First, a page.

Petitioner appealed said decision to the Civil Service Commission.
On April 14, 1998, the Civil Service Commission issued a Resolution affirming the decision of respondent university’s Board of Regent.
Petitioner filed a motion for reconsideration.
On December 11, 1998, petitioner received the Resolution of the Civil Service Commission dated November 13, 1998 denying the motion for reconsideration of petitioner.
On December 28, 1998, petitioner filed with the Court of Appeals a Motion for Extension of Period to File Petition for Review asking for 15 days from December 28, 1998 or until January 12, 1999 to do so.
On January 12, 1999, petitioner filed her Petition for Review with the Court of Appeals.
On February 17, 1999, petitioner through counsel received a copy of the Resolution dated January 28, 1999 issued by the Court of Appeals, Special Fifth Division, granting an extension of 15 days from December 26, 1998, or until January 10, 1999, to file the petition for review. The Resolution reads:
“Acting on the motion filed by counsel for petitioner on December 28, 1998, the Court resolves to grant petitioner an extension of fifteen (15) days from December 26, 1998, or until January 10, 1999, within which to file petition for review.”
On March 10, 1999, counsel of petitioner received a copy of the Resolution dated February 24, 1999, issued by the Court of Appeals, Former Fourth Division, dismissing the petition for review. It reads:
“CONSIDERING that the petition for review was filed on January 12, 1999 by registered mail, beyond the extended period which expired on January 10, 1999, the petition for review is hereby DISMISSED.”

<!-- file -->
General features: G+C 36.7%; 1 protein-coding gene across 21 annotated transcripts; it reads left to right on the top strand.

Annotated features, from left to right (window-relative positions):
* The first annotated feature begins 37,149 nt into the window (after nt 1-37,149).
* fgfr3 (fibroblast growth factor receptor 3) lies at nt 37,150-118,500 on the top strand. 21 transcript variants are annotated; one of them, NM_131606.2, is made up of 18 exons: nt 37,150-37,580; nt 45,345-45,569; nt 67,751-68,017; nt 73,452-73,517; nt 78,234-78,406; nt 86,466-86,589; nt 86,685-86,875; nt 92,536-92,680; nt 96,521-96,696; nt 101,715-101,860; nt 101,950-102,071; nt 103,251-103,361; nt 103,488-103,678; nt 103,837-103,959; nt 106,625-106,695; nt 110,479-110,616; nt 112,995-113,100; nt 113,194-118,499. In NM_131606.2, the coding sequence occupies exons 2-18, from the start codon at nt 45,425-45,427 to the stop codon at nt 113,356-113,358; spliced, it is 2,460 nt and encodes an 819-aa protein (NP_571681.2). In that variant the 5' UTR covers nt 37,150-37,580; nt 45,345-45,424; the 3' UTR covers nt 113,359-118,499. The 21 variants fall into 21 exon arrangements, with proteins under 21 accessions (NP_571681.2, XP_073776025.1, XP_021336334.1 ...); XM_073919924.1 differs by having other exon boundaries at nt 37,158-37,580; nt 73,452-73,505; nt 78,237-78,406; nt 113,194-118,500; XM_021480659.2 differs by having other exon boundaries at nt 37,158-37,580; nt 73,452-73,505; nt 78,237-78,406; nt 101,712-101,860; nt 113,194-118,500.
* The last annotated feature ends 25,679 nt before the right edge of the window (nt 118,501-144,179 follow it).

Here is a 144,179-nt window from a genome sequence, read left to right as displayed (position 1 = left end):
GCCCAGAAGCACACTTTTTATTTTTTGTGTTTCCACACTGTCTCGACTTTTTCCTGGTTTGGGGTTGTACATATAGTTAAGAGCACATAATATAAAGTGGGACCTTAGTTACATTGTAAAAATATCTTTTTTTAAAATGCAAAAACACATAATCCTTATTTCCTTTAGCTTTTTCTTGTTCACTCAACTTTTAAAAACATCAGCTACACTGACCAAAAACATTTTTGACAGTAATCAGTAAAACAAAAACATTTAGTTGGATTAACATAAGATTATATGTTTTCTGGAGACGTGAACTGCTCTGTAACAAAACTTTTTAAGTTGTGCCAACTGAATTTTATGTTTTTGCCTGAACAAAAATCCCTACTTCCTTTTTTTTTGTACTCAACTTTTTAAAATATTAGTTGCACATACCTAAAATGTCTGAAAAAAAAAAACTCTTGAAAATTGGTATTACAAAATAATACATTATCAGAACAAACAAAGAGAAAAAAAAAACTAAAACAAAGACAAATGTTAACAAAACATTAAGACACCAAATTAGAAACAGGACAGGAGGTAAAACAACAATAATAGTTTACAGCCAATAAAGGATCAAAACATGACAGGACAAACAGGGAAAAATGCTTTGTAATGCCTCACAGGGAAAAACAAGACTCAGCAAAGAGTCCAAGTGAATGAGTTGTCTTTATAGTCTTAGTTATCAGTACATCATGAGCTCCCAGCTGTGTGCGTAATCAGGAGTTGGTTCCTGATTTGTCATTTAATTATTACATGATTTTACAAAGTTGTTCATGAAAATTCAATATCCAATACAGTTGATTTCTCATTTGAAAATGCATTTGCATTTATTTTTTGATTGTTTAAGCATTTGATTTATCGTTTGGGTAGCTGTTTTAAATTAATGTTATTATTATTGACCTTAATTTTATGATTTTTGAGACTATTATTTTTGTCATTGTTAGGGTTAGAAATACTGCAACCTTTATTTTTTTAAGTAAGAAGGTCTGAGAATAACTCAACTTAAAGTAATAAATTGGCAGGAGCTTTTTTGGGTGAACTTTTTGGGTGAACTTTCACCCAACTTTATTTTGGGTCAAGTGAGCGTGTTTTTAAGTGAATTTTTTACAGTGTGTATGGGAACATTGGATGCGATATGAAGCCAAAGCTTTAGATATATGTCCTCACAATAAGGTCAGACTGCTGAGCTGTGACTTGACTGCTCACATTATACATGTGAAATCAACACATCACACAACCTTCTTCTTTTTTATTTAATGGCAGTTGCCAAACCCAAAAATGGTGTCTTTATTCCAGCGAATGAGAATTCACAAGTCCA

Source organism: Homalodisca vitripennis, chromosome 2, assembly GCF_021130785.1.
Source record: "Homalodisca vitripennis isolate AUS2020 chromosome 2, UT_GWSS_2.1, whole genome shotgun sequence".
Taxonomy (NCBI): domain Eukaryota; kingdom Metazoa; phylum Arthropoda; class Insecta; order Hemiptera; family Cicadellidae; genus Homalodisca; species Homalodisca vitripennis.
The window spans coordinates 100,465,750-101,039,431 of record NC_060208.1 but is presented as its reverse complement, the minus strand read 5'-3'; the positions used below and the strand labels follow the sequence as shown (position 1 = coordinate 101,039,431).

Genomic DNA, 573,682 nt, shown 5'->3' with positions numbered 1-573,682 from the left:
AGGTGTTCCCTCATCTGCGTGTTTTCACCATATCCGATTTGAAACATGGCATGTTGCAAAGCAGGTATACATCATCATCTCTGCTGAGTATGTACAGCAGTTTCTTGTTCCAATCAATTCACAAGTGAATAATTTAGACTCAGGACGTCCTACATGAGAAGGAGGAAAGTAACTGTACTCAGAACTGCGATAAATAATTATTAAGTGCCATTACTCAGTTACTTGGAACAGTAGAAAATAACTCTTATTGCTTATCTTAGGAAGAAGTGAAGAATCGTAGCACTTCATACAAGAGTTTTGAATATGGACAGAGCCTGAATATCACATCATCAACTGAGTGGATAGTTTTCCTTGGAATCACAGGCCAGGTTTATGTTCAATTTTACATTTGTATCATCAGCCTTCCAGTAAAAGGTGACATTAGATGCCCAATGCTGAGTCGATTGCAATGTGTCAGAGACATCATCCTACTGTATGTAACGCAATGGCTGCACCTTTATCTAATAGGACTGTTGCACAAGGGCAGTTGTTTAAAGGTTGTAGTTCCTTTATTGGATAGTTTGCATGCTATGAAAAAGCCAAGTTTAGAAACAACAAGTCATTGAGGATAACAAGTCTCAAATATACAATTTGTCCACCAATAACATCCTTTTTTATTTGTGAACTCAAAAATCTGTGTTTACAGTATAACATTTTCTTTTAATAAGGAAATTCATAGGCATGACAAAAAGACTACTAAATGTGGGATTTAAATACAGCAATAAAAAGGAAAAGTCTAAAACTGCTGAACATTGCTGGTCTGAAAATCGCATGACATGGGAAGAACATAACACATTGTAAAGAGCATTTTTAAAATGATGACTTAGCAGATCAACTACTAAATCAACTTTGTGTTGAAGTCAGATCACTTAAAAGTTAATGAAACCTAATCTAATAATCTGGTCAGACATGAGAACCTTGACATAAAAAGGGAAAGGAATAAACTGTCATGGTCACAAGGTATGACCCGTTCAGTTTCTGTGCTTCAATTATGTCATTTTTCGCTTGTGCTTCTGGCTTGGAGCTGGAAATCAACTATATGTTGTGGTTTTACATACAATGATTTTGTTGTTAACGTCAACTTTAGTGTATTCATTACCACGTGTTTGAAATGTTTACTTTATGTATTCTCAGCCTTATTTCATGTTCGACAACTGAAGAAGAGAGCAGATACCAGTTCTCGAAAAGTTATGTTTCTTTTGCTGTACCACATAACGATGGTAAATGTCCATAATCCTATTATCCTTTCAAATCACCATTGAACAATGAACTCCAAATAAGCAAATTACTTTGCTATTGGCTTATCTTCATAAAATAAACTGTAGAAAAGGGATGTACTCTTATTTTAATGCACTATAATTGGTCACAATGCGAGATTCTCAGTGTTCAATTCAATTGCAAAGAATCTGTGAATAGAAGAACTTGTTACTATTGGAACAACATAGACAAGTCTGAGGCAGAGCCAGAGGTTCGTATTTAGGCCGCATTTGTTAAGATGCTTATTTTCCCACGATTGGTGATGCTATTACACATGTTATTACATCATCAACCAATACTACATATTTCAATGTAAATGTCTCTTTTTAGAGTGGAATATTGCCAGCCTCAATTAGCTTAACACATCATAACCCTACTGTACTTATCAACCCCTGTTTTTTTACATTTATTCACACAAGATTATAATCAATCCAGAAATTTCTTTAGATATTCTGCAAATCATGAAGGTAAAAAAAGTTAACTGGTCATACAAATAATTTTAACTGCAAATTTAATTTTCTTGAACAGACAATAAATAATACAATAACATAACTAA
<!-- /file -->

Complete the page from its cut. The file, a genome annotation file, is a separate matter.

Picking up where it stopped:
On March 24, 1999, petitioner filed a motion for reconsideration.
On July 29, 1999, counsel of petitioner received a copy of the Resolution of the Court of Appeals dated July 22, 1999 denying the motion for reconsideration of petitioner. The Resolution states:
“CONSIDERING that petitioner herself admits filing the petition at least one day late, the motion for reconsideration of Our dismissal is hereby DENIED.”
Hence, this petition wherein petitioner raises the following issues:
1. WHETHER PETITIONER’S APPEAL WITH THE COURT OF APPEALS WAS TIMELY PURSUANT TO SECTION 4, RULE 43 IN RELATION TO SECTION 1, RULE 22 OF THE 1997 REVISED RULES ON CIVIL PROCEDURE;
2. WHETHER THE COURT OF APPEALS’ RESOLUTIONS DATED FEBRUARY 24, 1999 DISMISSING THE APPEAL AND THE RESOLUTION DATED JULY 22, 1999 DENYING RECONSIDERATION (ANNEXES “A-REVIEW” AND “B-REVIEW”, SUPRA) - ARE IN ACCORD WITH THE AFORE-STATED RULES AND THE SUPREME COURT RULINGS OR ESTABLISHED JURISPRUDENCE IN THE CASES OF “ASTA MOSKOWSKY VS. HON. COURT OF APPEALS, G.R. NO. 10422, MARCH 3, 1994 (230 SCRA 657); “JAVIER VS. COURT OF APPEALS”, G.R. NO. 48194, MARCH 15, 1990 (183 SCRA 171); “CAPULONG VS. WORKMEN’S INSURANCE COMPANY, INC. (178 SCRA 314); ASSOCIATED LABOR UNION VS. NLRC (189 SCRA 743); AND NATALIA DE LAS ALAS, ETC. VS. COURT OF APPEALS, ET. AL., G.R. NO. 1-38006, MAY 16, 1978;
3. WHETHER THE COURT OF APPEALS’ RESOLUTION DATED JULY 22, 1999 WHICH FAILED TO RULE ON THE FIRST GROUND RAISED BY PETITIONER IN HER MOTION FOR RECONSIDERATION – THAT THE FILING OF HER APPEAL/PETITION WAS IN ACCORDANCE WITH SECTION 4, RULE 43 IN RELATION TO SECTION 1, RULE 22 OF THE 1997 REVISED RULES ON CIVIL PROCEDURE – IS IN ACCORD WITH THE LAW AND THE MANDATES OF DUE PROCESS – SUCH AS SECTION 1, RULE 36; ARTICLE 9 OF THE NEW CIVIL CODE AND THAT THAT THEY MUST RULE ON “ALL CONTROVERSIAL ISSUES”, AS ESTABLISHED BY JURISPRUDENCE, AS IN THE CASES OF “MARCELINO A. BUSACAY VS. ANTONIO F. BUENAVENTURA, G.R. NO. L-5856, DATED DECEMBER 29, 1953 AND “AGOLTO VS. COURT OF APPEALS, L-23025 (33 SCRA 771), DATED JUNE 30, 1970;